A general statistical and analytical summary of the regard for the doctrine, both in the federal circuits and in the state appellate courts, is given in A. Emanuel, The Concurrent Sentence Doctrine Dies A Quiet DeathOr Are the Reports Greatly Exaggerated, 16 Fla.St.U.L.Rev. 269 (1988). The narrative as to the federal courts is found at pages 283 through 294. The state courts are treated at pages 307 through 310.

[5] In Morgan, the defendant was found guilty by a jury of separate counts of second degree felony-murder and stealing over $50, and concurrent sentences were imposed. The defendant contended that the stealing felony was a lesser included offense of the felony-murder, and so the double prosecution and conviction on both violated the double jeopardy clause of the United States Constitution. This Court agreed, vacated both judgments, and remanded both for resentencing. It was in this posture of claim of trial error that, on review to this Court, the prosecution urged exercise of discretion under the concurrent sentence doctrine "and refuse to review any claim concerning double jeopardy." Id. at 804. It was evident in the exposition of the opinion, and of course inescapable by the very nature of the question for decision, that review, although of two separate counts, was unitary. The premise that justifies the concurrent sentence doctrine as a device of judicial convenience is that a conviction that bears a concurrent sentence has already been found valid by the court of review, or has gone unchallenged. See also, United States v. Johnson, 700 F.2d 699, 701 (11th Cir.1983). In principle, there was no scope in Morgan to apply the doctrine.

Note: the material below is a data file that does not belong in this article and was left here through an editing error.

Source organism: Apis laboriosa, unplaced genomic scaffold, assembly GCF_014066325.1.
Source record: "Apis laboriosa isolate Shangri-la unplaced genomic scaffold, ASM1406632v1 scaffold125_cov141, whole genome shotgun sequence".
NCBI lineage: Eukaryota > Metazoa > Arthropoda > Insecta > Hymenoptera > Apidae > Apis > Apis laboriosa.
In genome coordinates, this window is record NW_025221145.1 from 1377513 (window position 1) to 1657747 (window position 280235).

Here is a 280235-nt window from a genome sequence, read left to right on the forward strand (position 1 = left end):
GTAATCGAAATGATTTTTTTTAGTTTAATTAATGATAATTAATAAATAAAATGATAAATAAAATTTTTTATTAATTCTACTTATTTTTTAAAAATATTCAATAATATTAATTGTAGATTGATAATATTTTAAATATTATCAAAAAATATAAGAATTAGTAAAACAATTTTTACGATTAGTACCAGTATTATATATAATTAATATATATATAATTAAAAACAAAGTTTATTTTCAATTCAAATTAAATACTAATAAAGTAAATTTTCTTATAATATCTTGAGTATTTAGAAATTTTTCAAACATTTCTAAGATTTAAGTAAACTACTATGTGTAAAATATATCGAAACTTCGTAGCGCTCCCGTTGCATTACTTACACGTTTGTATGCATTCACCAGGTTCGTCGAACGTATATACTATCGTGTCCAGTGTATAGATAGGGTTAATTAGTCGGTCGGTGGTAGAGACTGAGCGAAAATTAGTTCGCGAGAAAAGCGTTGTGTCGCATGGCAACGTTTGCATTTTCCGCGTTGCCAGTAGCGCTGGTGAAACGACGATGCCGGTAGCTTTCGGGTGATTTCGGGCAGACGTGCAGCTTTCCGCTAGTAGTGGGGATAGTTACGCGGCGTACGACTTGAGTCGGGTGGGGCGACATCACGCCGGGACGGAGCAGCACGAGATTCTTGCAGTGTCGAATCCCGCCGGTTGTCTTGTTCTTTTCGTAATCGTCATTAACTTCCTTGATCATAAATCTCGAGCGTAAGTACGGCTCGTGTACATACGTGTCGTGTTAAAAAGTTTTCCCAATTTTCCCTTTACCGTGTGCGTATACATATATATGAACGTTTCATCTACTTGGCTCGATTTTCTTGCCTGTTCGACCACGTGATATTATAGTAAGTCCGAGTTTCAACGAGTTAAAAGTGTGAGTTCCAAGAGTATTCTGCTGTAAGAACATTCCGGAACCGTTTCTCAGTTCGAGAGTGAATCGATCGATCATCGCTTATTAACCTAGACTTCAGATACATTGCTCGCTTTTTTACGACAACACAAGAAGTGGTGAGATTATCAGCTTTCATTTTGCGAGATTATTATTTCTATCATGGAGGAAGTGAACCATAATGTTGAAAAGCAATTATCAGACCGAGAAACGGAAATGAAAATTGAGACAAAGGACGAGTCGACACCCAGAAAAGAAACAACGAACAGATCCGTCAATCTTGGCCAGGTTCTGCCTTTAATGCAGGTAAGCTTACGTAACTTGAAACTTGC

[6] The concurrent sentence doctrine was given mention in yet one other reported Missouri decision, State v. Sproling, 752 S.W.2d 884 (Mo. App.1988). In that case, the Eastern District of the Court of Appeals simply acknowledged the currency of such a doctrine among "a number of federal circuit courts of appeal," noted that our Supreme Court had not yet decided its efficacy, and declined to give it application. Id. at 886.

[7] The definition of dangerous instrument for purposes of the Criminal Code is given by § 556.061(9), RSMo 1986: "Dangerous instrument means any instrument, article or substance, which, under the circumstances in which it is used, is readily capable of causing death or other serious physical injury." The Code definition of deadly weapon includes a "switchblade knife" or "dagger," but not a screwdriver. § 556.061(10), RSMo 1986.

[8] It remains an open question whether a culpable state of mind is required to prove the armed criminal action offense enacted by § 571.015, RSMo 1986. See State v. Miller, 657 S.W.2d 259, 261 (Mo.App.1983), and per contra State v. Helm, 624 S.W.2d 513, 517 (Mo.App.1981). See also State ex rel. Bulloch v. Seier, 771 S.W.2d 71 (Mo. banc 1989), opinion concurring in result, Blackmar, J., at 76. The open question, however, is whether the statute requires "a culpable state of mind of acting." [emphasis added] State v. Elam, 779 S.W.2d 716, 718 (Mo.App. 1989).